Close banner

Support Outside Online

Love Outside?

Help fund our award-winning journalism with a contribution today.

Contribute to Outside
GearTools & Tech

Do any camera-gear backpacks have hydration systems?

I can’t find a camera-gear pack that includes hydration system capability. Any help from within your deep “bag” of experience? Clay Wimberley, Texas


I admit, that’s a tough one. The best pure camera backpacks are from Lowepro, such as their Super Trekker AW II ($390 street price; It’s big, holds a ton of camera gear, and puts everything at your fingertips. But it’s really not a pack that’s designed to do much else except carry cameras. There really isn’t a convenient place for so much as a jacket, let alone a hydration unit. Or lunch! And it sounds as if you’re really doing some backcountry photography, not just schlepping around camera gear.

Osprey Atmost 65

Atmost 65

So, I’d recommend you keep adapting non-photo backpacks to your ends. Osprey’s Atmost 65 ($229; holds a lot (4,000 cubic inches of capacity), a great suspension, and outside pockets for camera gear for those things you want to keep handy. Add to it some REI Accessory Pockets ($15; for extra lenses and other stuff. The Atmos is hydration compatible, with a pocket for a bladder and slots for the tubes, but you’ll need to buy your own bladder. I also like Marmot’s Bridger ($249;, which is adapted from the Dana Designs line Marmot purchased. It’s a touch smaller than the Osprey, and has two roomy vertical pockets on the outside that are perfect for lenses. Tripods tie on easily, too. You’d have to simply slip in a hydration bladder, such as an MSR DromLite ($25 for 2-liter model; The Bridger goes for $250.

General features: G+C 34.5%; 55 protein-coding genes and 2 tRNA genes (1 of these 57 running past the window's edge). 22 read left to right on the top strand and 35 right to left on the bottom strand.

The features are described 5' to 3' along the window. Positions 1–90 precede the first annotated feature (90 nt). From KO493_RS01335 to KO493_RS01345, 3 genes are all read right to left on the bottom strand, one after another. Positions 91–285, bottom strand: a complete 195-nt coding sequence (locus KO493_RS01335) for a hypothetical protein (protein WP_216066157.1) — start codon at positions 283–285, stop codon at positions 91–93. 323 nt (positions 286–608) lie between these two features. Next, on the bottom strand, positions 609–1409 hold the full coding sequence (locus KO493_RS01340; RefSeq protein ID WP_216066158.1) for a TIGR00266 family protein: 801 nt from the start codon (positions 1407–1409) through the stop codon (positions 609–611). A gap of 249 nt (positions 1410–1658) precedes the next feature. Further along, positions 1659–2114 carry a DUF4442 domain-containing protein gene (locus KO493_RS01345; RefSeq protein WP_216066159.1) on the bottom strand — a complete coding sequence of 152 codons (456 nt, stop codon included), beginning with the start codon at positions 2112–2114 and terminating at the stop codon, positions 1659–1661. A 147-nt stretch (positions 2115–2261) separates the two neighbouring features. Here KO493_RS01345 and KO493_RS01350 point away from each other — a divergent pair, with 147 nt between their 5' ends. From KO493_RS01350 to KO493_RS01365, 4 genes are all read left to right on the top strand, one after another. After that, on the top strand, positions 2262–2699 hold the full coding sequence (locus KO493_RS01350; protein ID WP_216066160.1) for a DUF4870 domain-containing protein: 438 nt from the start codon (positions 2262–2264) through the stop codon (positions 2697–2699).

Not a perfect solution, I admit. But I think with some planning and a few after-market additions you’ll get along just fine.

Get more advice from the Gear Guy as he picks this season’s top gifts in’s Holiday Gift Guide. You’ll probably find a few things to put on your own wish list, too.

Support Outside Online

Our mission to inspire readers to get outside has never been more critical. In recent years, Outside Online has reported on groundbreaking research linking time in nature to improved mental and physical health, and we’ve kept you informed about the unprecedented threats to America’s public lands. Our rigorous coverage helps spark important debates about wellness and travel and adventure, and it provides readers an accessible gateway to new outdoor passions. Time outside is essential—and we can help you make the most of it. Making a financial contribution to Outside Online only takes a few minutes and will ensure we can continue supplying the trailblazing, informative journalism that readers like you depend on. We hope you’ll support us. Thank you.

Contribute to Outside
Filed To: PhotographyHydration PacksCameras
Lead Photo: courtesy, Osprey